Mediation

Mediation involves having a neutral third party (the mediator) help the negotiation process.  Mediation focuses on both individuals’ interests, needs and concerns.  Unlike court hearings, mediation sessions take place in an informal conference room setting.

In mediation, the parties commit to work jointly to resolve their conflicts without court intervention.  That means the individuals involved are in control of the decision-making process.  You jointly decide what is fair and all participants have a vested interest in reaching a reasonable agreement.  Mediation keeps the details and decisions regarding your divorce, estate administration or other family law conflict, including division of property, support, alimony and parenting arrangements (custody), both private and confidential.

The mediator cannot provide legal advice to any party and does not make decisions for the parties.  Instead, the mediator serves as a neutral third person to help the parties interact and solve problems in a purposeful and non-threatening manner.  The mediator guides the mediation conversations, helping the parties decide which issues they will address and keeping the conversations on track.  As a mediator, I help my clients have the difficult conversations necessary for them to reach their own decisions associated with their divorce, estate administration or other family law issues.

Although attorneys usually do not attend the mediation sessions, the parties can be represented by their own attorneys.  The parties can consult with their attorneys outside of the mediation sessions for legal advice and to review the terms of a proposed agreement.  The attorneys also prepare the formal contract to legally finalize the agreement reached in the mediation process.  Since the parties are paying one mediator to help reach a resolution and consciously limiting the use of their attorneys’ time, there can be a financial advantage to mediation.  The parties may decide to involve other individuals such as financial or parenting experts in the mediation process to provide specialized knowledge and help their decision-making.  Some divorce, estate administration and other family law situations are complex and involving outside experts can make the process work more efficiently and effectively.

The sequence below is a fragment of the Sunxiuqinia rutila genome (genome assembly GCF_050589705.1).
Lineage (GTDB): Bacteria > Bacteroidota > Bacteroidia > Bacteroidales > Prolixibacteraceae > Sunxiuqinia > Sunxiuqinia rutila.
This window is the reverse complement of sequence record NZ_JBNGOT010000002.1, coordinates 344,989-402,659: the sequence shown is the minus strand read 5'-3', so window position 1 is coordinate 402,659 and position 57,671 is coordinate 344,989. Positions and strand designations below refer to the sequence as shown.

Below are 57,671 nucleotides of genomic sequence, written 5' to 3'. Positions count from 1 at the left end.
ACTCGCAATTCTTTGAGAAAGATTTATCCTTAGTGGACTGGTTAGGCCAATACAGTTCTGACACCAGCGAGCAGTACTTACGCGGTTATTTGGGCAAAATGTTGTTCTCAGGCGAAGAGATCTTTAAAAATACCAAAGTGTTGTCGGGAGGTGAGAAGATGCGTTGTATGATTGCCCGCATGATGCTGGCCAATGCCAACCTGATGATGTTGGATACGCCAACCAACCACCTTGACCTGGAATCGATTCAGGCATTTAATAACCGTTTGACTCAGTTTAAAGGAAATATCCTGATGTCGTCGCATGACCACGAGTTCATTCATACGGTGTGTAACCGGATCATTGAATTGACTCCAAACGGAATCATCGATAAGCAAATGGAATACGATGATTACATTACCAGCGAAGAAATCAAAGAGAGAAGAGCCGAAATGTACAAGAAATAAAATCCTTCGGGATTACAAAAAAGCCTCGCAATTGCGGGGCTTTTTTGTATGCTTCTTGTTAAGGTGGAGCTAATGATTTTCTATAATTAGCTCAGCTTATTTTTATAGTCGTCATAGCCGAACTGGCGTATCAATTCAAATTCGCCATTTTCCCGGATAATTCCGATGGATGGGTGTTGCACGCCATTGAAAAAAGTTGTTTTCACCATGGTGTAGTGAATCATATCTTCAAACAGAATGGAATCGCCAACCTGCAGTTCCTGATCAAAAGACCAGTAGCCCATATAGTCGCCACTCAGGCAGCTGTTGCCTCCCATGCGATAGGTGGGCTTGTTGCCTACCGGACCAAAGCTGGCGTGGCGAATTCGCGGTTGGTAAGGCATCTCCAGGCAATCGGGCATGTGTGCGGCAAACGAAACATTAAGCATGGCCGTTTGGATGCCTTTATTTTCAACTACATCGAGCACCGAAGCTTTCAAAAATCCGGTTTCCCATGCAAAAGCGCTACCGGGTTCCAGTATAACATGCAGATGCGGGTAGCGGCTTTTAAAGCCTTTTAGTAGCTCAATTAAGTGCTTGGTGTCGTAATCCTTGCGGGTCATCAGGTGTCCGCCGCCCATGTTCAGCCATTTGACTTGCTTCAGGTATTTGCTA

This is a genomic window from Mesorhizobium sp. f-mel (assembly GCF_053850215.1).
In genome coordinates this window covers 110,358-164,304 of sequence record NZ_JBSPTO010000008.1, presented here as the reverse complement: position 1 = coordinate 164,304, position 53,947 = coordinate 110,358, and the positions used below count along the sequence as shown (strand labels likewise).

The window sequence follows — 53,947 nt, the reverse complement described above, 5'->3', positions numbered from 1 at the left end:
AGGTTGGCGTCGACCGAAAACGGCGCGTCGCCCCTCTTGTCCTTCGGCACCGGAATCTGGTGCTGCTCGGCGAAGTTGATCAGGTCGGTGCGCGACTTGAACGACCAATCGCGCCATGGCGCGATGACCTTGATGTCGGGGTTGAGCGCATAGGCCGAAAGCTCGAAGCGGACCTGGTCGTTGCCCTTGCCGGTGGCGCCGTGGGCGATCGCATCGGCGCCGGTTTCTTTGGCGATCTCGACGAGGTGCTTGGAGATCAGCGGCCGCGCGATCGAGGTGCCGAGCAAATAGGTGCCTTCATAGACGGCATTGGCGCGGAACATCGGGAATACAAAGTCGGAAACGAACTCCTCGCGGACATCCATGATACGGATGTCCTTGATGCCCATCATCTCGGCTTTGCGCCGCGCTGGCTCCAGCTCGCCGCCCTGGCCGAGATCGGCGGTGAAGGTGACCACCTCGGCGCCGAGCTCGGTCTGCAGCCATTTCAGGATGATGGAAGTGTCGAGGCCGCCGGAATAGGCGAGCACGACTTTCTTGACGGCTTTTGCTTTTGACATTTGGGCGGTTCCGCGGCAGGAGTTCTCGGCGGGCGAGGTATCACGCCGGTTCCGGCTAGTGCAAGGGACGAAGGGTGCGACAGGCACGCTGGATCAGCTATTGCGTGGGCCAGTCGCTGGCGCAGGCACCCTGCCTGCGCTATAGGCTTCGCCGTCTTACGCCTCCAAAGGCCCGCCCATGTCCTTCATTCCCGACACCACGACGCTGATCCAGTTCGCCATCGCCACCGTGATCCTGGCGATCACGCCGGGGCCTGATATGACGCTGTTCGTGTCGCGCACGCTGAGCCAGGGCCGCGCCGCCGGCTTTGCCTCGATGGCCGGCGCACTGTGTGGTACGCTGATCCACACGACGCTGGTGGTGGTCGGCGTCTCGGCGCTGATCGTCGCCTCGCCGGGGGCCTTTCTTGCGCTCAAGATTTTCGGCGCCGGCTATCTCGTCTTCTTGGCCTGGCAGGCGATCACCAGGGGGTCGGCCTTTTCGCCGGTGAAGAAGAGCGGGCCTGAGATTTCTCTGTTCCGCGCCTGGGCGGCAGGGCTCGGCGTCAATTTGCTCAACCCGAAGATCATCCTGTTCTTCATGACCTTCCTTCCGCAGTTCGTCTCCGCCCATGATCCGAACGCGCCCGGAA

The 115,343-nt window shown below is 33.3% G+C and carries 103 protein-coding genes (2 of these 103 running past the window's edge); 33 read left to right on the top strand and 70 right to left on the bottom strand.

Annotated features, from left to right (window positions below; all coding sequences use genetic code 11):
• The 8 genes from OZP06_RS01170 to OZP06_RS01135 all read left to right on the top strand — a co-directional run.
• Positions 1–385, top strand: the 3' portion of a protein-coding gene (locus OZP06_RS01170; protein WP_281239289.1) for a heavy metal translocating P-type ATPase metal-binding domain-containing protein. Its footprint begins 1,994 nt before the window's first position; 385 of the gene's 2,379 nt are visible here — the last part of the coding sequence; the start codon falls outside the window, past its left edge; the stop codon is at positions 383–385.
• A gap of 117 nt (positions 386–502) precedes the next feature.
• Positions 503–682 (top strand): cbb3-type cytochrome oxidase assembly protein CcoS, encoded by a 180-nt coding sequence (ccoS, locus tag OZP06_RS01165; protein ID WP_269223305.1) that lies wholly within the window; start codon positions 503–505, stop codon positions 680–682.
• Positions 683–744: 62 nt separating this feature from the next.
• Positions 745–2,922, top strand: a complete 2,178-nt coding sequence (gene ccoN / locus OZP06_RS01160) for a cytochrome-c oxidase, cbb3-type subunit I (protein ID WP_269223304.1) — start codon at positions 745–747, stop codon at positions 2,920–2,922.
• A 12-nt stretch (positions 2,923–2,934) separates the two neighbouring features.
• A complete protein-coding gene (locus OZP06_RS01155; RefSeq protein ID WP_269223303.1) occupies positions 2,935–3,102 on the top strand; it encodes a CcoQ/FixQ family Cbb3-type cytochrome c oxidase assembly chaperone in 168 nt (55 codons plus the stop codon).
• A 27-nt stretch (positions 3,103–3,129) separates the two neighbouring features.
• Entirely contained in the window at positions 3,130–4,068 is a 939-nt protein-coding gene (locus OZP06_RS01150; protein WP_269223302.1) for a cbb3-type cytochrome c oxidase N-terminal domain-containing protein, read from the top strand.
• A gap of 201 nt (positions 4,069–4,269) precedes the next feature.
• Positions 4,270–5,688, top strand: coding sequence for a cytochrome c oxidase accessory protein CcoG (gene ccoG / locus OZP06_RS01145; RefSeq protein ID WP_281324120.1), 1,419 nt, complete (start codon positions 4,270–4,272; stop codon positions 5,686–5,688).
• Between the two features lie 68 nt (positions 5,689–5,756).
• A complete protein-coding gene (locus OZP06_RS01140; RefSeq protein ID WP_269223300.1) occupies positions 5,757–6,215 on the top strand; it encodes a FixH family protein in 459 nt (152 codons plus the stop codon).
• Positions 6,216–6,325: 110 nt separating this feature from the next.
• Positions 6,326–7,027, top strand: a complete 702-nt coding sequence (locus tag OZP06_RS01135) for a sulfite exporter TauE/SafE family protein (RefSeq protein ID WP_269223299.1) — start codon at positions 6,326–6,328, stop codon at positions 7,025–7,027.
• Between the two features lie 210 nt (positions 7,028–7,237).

Individuals may use mediation to resolve almost any conflict that arises with any other individual or business.  In the area of family mediation, you can address divorce; division of assets; financial issues such as child support, spousal support and alimony; and child custody and co-parenting arrangements.  Individuals can also negotiate the terms of a prenuptial, postnuptial or cohabitation agreement through mediation.  Mediation can help family members effectively resolve conflicts in estate administration.

Mediation is an ideal method for unmarried couples to resolve issues involved in ending a relationship.  The court process does not treat unmarried couples in the same way as married couples for most purposes, but many unmarried couples consider their relationships equal to marriage. In mediation, unmarried couples are not forced to use the court’s definition of their relationship and can decide the best way to resolve their conflicts, even if it is not based on the standard the court would use.

The mediation process can have long-term effects on how individuals interact, even after the mediation has ended.  Effective mediation is based on facilitating communication between the parties.  That does not mean you need to communicate effectively before starting mediation.  If you could do that, you might not need a mediator.  It means you must be interested in resolving your conflict by agreement and be open to learning and engaging in more effective communication techniques.  Many people experience more effective communication and problem-solving in mediation and make conscious efforts to apply those techniques in other interactions.

I am an experienced mediator and I conduct private mediations regarding divorce and other family relationship changes in my Cumberland County office.  Although my office is conveniently located for mediation clients throughout central Pennsylvania, including Harrisburg, Carlisle, Hershey, York and surrounding communities, I will also travel to other locations if needed.  If you are interested in using mediation to resolve divorce, estate administration or another conflict, please contact me.

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